JOHN M. MAKEHAM, Esq. economy than I could do (if I tried) in my whole life ; the addled heads who would take the average The selections which we have made from the of cold in the Crimea during twelve months as a
"Letters” will probably appear somewhat desulreason for clothing a soldier in nankeens on a night when he would be frozen to death in fur, and who tory and altogether inadequate; but then the letwould comfort the laborer in traveling twelve miles ters themselves are desultory in subject, and we a day to and from his work, by telling him that the have not aimed to do more than indicate their
Taken as a whole, they average distance of one inhabited place from anoth-quality and variety. er in the whole area of England is not more than portray with wonderful vividness and fidelity four miles. Bah! What have you to do with these? nearly all possible phases of the author's thoughts
and feelings; and it may be confidently said, in The last letter of all-written less than an conclusion, that there are very few men whose hour before the fatal stroke ended for ever the hearts and lives could be laid so bare as in this labors of that teeming brain and prolific pen-is correspondence and yet leave upon the reader so in a peculiar degree appropriate as the close of consistently pleasing an impression.
FRA G M E N T S.
happiest and best minds," we feel in each of these MATTHEW ARNOLD ON POETRY.
utterances—too partial to express a universal I a
what masters of a craft may choose to say casual remark—the dominating bias and instincupon the subject of their art. The interest is tive leanings of a lifetime. If, then, we rememrather increased than diminished by the limitation ber that Mr. Matthew Arnold is equally eminent of the imperfection of their view, inseparable from as a critic and a poet, we shall not be too much personal inclination, idiosyncrasy of genius, or ab- surprised to read the following account of poetry sorbing previous course of study. When Hein- given in the preface to his selections from Wordsrich exclaims, “There's no lust like to poetry”; worth:* “It is important, therefore, to hold fast when Goethe asserts, “ Die kunst ist nur Gestal
*" Poems of Wordsworth.” Chosen and edited by tung"; when Shelley writes, “ Poetry is the rec- Matthew Arnold. “Golden Treasury Series," Macmilord of the best and happiest moments of the lan, 1879.
to this: that poetry is at bottom a criticism of proved with certainty by the whole history of litlife; that the greatness of a poet lies in his pow- erature to our time, it is that the self-preservative erful and beautiful application of ideas to life-to instinct of humanity rejects such art as does not the question, How to live.”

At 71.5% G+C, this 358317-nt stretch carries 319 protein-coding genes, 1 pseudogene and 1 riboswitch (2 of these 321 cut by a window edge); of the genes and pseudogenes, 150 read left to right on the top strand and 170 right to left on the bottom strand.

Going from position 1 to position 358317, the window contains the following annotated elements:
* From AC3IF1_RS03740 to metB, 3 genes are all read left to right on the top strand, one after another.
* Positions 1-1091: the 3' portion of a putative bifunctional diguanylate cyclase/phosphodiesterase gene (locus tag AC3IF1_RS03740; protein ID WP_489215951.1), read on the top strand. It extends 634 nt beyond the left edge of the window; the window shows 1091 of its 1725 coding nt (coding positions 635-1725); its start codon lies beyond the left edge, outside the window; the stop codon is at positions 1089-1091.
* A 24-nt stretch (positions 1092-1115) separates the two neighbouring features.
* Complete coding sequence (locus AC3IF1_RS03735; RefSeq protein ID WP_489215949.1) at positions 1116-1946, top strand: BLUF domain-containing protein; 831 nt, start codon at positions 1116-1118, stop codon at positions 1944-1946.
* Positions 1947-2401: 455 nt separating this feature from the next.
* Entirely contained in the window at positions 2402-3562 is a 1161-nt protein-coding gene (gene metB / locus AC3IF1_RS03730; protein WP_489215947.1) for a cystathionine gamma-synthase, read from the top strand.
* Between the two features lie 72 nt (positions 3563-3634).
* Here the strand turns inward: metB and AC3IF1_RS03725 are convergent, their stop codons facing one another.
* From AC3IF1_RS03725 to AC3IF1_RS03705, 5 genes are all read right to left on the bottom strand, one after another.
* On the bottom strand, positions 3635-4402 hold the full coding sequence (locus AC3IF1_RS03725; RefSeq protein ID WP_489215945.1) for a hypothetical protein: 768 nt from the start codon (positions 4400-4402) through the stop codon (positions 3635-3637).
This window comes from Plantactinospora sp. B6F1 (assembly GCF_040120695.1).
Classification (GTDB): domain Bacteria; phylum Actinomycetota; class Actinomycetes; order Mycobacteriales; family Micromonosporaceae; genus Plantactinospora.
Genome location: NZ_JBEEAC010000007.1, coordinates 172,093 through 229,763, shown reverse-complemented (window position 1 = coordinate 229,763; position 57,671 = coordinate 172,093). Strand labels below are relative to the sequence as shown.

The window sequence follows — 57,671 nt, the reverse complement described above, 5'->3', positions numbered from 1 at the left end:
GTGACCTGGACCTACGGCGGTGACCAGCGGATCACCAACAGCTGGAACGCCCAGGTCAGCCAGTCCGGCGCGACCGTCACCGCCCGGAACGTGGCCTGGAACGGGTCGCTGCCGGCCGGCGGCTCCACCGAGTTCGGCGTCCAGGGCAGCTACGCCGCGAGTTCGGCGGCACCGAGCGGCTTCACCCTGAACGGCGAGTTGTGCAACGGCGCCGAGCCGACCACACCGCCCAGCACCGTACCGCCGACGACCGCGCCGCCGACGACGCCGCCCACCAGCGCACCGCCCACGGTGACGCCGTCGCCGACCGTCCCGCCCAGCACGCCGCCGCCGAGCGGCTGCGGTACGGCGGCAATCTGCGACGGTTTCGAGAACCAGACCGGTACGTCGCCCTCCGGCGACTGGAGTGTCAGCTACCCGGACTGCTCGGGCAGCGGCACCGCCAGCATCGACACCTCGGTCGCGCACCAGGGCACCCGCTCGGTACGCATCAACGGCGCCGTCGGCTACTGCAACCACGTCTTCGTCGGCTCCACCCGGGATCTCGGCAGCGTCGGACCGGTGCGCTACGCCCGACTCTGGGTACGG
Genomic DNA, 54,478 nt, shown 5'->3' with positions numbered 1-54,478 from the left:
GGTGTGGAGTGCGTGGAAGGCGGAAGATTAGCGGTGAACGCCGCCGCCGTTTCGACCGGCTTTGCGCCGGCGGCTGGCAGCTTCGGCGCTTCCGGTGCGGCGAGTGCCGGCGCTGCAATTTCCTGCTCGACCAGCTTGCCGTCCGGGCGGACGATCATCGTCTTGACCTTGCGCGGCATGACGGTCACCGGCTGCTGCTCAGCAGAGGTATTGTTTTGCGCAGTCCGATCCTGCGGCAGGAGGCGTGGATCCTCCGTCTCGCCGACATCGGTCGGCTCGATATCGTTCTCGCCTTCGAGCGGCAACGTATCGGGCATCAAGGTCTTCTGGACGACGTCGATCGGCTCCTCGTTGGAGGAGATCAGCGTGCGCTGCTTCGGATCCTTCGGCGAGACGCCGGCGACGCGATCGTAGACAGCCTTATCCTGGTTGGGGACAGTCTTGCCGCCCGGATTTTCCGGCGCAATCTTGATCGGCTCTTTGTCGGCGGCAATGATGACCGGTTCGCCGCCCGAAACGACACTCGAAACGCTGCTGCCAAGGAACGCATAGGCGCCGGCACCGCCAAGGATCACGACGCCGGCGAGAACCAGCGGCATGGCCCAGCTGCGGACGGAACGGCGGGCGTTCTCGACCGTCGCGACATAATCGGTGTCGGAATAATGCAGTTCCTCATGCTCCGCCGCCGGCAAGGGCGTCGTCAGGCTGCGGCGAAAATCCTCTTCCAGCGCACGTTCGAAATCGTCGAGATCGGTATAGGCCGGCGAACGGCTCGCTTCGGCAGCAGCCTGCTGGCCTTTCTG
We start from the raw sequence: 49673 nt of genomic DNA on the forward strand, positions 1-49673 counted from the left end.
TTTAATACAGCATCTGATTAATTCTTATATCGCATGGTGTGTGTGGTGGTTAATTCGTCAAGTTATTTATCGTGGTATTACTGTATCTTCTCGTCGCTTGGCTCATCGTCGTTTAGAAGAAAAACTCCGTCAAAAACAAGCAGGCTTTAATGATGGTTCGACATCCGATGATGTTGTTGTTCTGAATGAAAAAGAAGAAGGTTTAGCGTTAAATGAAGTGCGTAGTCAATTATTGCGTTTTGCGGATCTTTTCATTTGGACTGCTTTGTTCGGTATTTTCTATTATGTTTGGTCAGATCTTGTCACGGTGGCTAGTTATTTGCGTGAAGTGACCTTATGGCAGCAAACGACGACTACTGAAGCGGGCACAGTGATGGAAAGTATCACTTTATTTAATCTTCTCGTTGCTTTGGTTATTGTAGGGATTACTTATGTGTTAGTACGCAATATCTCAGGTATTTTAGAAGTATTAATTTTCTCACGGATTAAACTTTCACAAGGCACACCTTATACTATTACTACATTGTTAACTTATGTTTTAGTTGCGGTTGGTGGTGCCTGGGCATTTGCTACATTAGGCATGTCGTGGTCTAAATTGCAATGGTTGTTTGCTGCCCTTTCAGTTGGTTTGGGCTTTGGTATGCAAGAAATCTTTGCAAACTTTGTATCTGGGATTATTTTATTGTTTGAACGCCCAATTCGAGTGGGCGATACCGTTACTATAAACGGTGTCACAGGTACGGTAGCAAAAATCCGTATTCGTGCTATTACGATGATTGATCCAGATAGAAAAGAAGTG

contribute to its intellectual nutrition and moral At first sight this definition will strike most sustenance. It can not afford to continue long people as a paradox. It would be scarcely less in contact with ideas that run counter to the startling to hear, as indeed we might perhaps principles of its own progress. It can not behear from a new school of writers upon art, that stow more than passing notice upon trifles, how“criticism is at bottom the poetry of things,” ever exquisitely finished. Poetry will not, indeed, inasmuch as it is the critic's function to select the live without style or its equivalent. But style quintessential element of all he touches, and to alone will never confer enduring and cosmopolipresent that only in choice form to the public he tan fame upon a poet. He must have placed professes to instruct. Yet, when we return to himself in accord with the permanent emotions, Mr. Arnold, and compare the passage above the conservative forces of the race; he must have quoted with the fuller expression the same uttered what contributes to the building up of view upon a preceding page, the apparent para- vital structure in the social organism, in order to dox is reduced to the proportions of a sound and gain more than a temporary or a partial hearing. valuable generalization : “Long ago, in speaking Though style is an indispensable condition of of Homer, I said that the noble and profound success in poetry, it is by matter, and not by application of ideas to life is the most essential form, that a poet has to take his final rank. part of poetic greatness. I said that a great poet Of the two less perfect kinds of poetry, the receives his distinctive character of superiority poetry of revolt and the poetry of indifference, from his application, under the conditions im- the latter has by far the slighter chance of surmutably fixed by the laws of poetic beauty and vival. Powerful negation implies that which it poetic truth, from his application, I say, whatever rebels against. The energy of the rebellious it may be, of the ideas,